The United States "always encourages us to open dialogue with the mainland," said Mr. Ma. "We don't want to be the flash point in East Asia anymore."
    Mr. Ma offered no new hope for progress on a proposed $18 billion arms sale to Taiwan, which the Nationalists have been holding up in the island's legislature since it was approved by President Bush in 2001.
    The delay is partly because of the failure of the ruling Democratic Progressive Party to provide adequate information, he said yesterday.
    The Nationalist Party "is not blocking the deal" and will support reasonable arms purchases from the United States, he said.
    He said the determination of what is reasonable should be based on a comprehensive evaluation of Taiwan's defense needs, its relationship with China, public opinion and Taiwan's financial capabilities.

    The result of not challenging any of Ma's statements is of course, obvious. The writer is either not aware that Ma's party has blocked the arms bill more than 45 times (not competent) or has suppressed the information (biased). Another particularly bad moment is here:

    The United States "always encourages us to open dialogue with the mainland," said Mr. Ma. "We don't want to be the flash point in East Asia anymore."

    Ma's statement goes unexplored, sadly. The writer does not mention that the DPP would love to negotiate with the Chinese, but that China will not talk to them. This leaves the impression that the DPP is somehow unreasonable, when in fact it is the Chinese who are unreasonable. All sides in Taiwan want to open a dialogue with the mainland.

    The outlines of Ma's post 2008 strategy are already clear -- victory over the DPP, then a triumphant visit to China, in which they strike a deal that will deliver Taiwan to China in a much shorter period than 30 years. Ma must know as well as anyone else that another generation out of China's embrace will only strengthen the Taiwan identity. As a pro-annexation politician, he cannot seriously support another three decades of Taiwan independence. Therefore the whole thing has to be nonsense.

    On the whole the article is generous to Ma, but it is not overly fawning. So perhaps things aren't going to be as bad as I thought. However, the title -- Opposition Leader Seeks Long-Term Peace -- is blatantly slanted: the DPP wants a long-term peace too; but they want it on terms of democracy and independence, something that the Chinese and the KMT do not want.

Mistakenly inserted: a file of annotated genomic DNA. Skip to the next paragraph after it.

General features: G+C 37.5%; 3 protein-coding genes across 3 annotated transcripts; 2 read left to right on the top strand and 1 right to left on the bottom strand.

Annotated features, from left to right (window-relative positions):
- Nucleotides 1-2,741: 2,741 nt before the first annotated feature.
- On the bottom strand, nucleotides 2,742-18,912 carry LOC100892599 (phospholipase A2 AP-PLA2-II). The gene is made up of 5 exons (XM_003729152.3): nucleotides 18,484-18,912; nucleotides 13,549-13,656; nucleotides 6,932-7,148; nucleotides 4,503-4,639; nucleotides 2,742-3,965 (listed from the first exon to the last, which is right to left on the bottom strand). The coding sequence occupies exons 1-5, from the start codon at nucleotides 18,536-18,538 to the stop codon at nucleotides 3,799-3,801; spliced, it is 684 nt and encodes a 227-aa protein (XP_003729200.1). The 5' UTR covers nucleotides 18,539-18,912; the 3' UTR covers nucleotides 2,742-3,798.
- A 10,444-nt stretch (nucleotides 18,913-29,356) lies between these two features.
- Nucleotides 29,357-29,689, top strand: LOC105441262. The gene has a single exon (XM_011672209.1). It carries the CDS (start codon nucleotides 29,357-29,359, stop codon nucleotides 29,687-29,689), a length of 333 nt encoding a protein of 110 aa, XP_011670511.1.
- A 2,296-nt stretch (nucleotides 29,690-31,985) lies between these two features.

Media and Policing in Taiwan

    The recent case of a railway worker accused of murdering his Vietnamese wife by staging a train derailment has highlighted the serious problem of the incestuous relationship between the police, prosecutors, and the media in Taiwan.

    The investigation was turned over to the Kaohsiung District Prosecutors Office, effective yesterday, said Lee Jing-yong, deputy justice minister. The decision was later confirmed by Premier Su Tseng-chang (蘇貞昌) during a legislative interpellation session.

    Justice Minister Morley Shih also said the Pingtung office will be penalized for their misconduct. The details of the disciplinary action will be decided in the next two days, he noted.

    The prosecutors on Thursday portrayed Lee as debt ridden, saying he had lost over NT$30 million on the stock market. They implied that Lee may have planned last Saturday's derailment to kill his Vietnamese wife Chen Shi Hong-sheng in order to collect NT$20 million in insurance.

    However, the debt allegation was completely overturned when the securities company said not only did Lee not lose money, but he had made over NT$100,000 from his investments.

    To set the record straight, Chung Ji-mei, a vice president of Grand Cathay Securities Corporation said the company indeed provided prosecutors with Lee's transaction history and did not understand how the law enforcement came up with such a figure.

    Chuang Rong-song, spokesperson for the Pingtung prosecution office, admitted to the miscalculation and expressed regrets to Lee's family.

    Around 6 o'clock Thursday morning, Lee's body was found hanging from a tree near his house. In his three suicide notes, Lee said that he was innocent of the suspicions leveled at him and accused the prosecution and media of driving him to his grave.

    It seems almost pointless to call for reform of Taiwan's hopeless media, and its hopeless attitude toward it. One reason I hate watching TV news -- on in every restaurant in the nation -- is that I don't want to see people in emergency rooms, people suffering and crying horribly, people bleeding, people out of their wits -- it's like a pornography of pain. No one should have to suffer the intrusion of the media into their private lives like that. How many more lives will these locusts destroy?

    Not only does such behavior degrade all it touches, it also threatens the whole idea of democracy on Taiwan in two important ways. First, the media's role is to function as a watchdog, to hold the government accountable. Obviously it cannot fufill that role if it does not take such a role seriously. Second, by behaving like animals, the media invites attempts to control it and rein it in. Both are problematic for the development of a robust democracy on Taiwan.